ITEMIZATION OF CHARGES
Whacking equipment with hammer........ $100
Knowing exactly where and how hard to whack... $9,900
The plant manager paid the invoice.
Knowing what to do is important, of course, but frankly the what is usually pretty easy to learn. The former employee could have told them the what in 30 seconds over the phone: whack just the right spot with a hammer.
Likewise, most people can grasp the basics of what needs to be done to optimize most small business websites fairly quickly. As my friend pointed out I've said on more than one occasion, most of SEO isn't rocket science.
The hard part, though, is the how. Telling the folks at the plant the machine could be fixed by whacking it with a hammer would have told them the what... but without the how that knowledge would do them little good. Knowing which hammer to use and precisely where and exactly how hard to whack with that hammer -- therein lies the skill.
It's one thing to understand, for instance, you need a unique title tag for each page. It's quite another to know how to write title tags that effectively incorporate each page's most important target search phrase and encourage maximum click-throughs from the search results. Simply recognizing you need "search optimized web copy" is a far cry from knowing how to write it. Realizing you need more high-quality links pointing to your pages is not the same as knowing how to go about getting those links.
The what you can learn in minutes. The how takes considerably more time, effort and skill.
It's the how you pay for when you hire an outside expert, whether it's an accountant or a lawyer or an SEO or whatever. Those who have devoted the time, put forth the effort and learned the skill sufficient to be considered "experts" are entitled to charge appropriately for their hard-won knowledge.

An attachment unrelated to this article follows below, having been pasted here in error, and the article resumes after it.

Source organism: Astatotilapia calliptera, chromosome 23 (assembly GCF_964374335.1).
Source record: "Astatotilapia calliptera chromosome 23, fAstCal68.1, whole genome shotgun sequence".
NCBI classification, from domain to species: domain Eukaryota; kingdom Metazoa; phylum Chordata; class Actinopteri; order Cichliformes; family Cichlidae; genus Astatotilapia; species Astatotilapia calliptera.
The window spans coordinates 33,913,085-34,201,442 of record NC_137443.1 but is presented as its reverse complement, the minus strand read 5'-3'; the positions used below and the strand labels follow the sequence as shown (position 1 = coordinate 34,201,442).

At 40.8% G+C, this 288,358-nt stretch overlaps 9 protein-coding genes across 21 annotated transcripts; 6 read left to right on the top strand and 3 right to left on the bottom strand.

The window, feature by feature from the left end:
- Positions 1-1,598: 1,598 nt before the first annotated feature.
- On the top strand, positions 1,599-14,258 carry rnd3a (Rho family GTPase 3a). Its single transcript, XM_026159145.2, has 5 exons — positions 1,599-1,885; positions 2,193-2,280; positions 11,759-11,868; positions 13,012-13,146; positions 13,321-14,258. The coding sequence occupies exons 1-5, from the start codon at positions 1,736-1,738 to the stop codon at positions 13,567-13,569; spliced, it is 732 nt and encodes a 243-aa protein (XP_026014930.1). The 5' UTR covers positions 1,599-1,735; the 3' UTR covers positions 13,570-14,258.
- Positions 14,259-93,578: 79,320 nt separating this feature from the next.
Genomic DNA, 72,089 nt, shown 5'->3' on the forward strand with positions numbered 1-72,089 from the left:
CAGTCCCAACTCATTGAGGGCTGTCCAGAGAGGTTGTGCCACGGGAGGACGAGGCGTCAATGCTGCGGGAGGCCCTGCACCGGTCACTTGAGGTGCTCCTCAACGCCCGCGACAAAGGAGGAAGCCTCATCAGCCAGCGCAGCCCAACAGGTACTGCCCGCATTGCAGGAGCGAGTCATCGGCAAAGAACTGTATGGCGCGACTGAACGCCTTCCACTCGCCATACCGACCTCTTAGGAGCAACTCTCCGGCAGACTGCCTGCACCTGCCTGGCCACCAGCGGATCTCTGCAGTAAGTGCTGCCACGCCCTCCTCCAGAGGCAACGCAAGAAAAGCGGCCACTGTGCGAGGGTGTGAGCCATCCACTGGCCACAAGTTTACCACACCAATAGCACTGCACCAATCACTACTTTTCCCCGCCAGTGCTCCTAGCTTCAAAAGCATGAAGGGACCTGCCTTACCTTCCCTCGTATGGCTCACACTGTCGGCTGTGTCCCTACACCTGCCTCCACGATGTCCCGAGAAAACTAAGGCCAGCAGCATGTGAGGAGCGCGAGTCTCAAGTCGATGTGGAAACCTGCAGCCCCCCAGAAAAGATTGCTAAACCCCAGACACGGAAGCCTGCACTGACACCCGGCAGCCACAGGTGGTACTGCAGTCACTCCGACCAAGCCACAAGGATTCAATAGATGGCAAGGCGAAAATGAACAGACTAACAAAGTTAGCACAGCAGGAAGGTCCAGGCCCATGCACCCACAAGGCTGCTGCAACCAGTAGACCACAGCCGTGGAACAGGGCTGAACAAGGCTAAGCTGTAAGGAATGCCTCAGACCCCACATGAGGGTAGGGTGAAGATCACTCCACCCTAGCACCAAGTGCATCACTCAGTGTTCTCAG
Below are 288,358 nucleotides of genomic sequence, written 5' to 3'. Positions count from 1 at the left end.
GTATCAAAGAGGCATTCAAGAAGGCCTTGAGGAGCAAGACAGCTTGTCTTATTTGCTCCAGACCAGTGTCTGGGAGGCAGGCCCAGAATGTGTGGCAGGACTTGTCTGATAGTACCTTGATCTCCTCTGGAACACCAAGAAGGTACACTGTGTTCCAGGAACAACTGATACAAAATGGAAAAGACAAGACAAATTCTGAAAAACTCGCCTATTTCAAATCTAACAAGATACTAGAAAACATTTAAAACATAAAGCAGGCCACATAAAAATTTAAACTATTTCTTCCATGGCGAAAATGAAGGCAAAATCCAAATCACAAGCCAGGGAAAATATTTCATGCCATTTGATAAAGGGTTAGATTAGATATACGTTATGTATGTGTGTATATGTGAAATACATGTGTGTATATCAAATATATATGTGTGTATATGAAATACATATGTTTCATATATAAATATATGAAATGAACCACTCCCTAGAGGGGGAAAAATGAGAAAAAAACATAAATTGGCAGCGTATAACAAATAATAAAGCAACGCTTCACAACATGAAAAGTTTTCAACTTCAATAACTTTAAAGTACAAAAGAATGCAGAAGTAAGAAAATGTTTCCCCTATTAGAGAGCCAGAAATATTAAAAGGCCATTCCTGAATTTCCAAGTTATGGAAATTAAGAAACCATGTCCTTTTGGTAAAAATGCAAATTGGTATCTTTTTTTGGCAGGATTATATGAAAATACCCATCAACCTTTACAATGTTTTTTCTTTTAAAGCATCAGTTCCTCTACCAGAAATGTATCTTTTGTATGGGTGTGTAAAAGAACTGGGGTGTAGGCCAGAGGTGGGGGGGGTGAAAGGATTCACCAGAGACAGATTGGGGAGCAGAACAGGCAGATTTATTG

Absolutely, if you have the time and the desire, you can learn to do it for yourself. But you have to decide whether that's the best use of your time and energy. For some, it may be worth it to learn. For many others, it's a better idea to hire an expert and focus their attention on their core business.
The plant was dead in the water without the help of the former maintenance tech. Your company's website might well be dead in the water without the help of an experienced site optimization expert. If you can afford to let it languish for months and you're able to spend time away from your core business while you learn the how of optimization, that may be a viable option for you. Otherwise, like the plant manager, your best bet may be to hire the expert.
That's why the good ones charge what they do for their services, and why their clients willingly pay the invoice.
Learn more about the ways Diane can help improve the performance and profitability of your business web site, or request a no-obligation personal consultation, by visiting www.NineYards.com.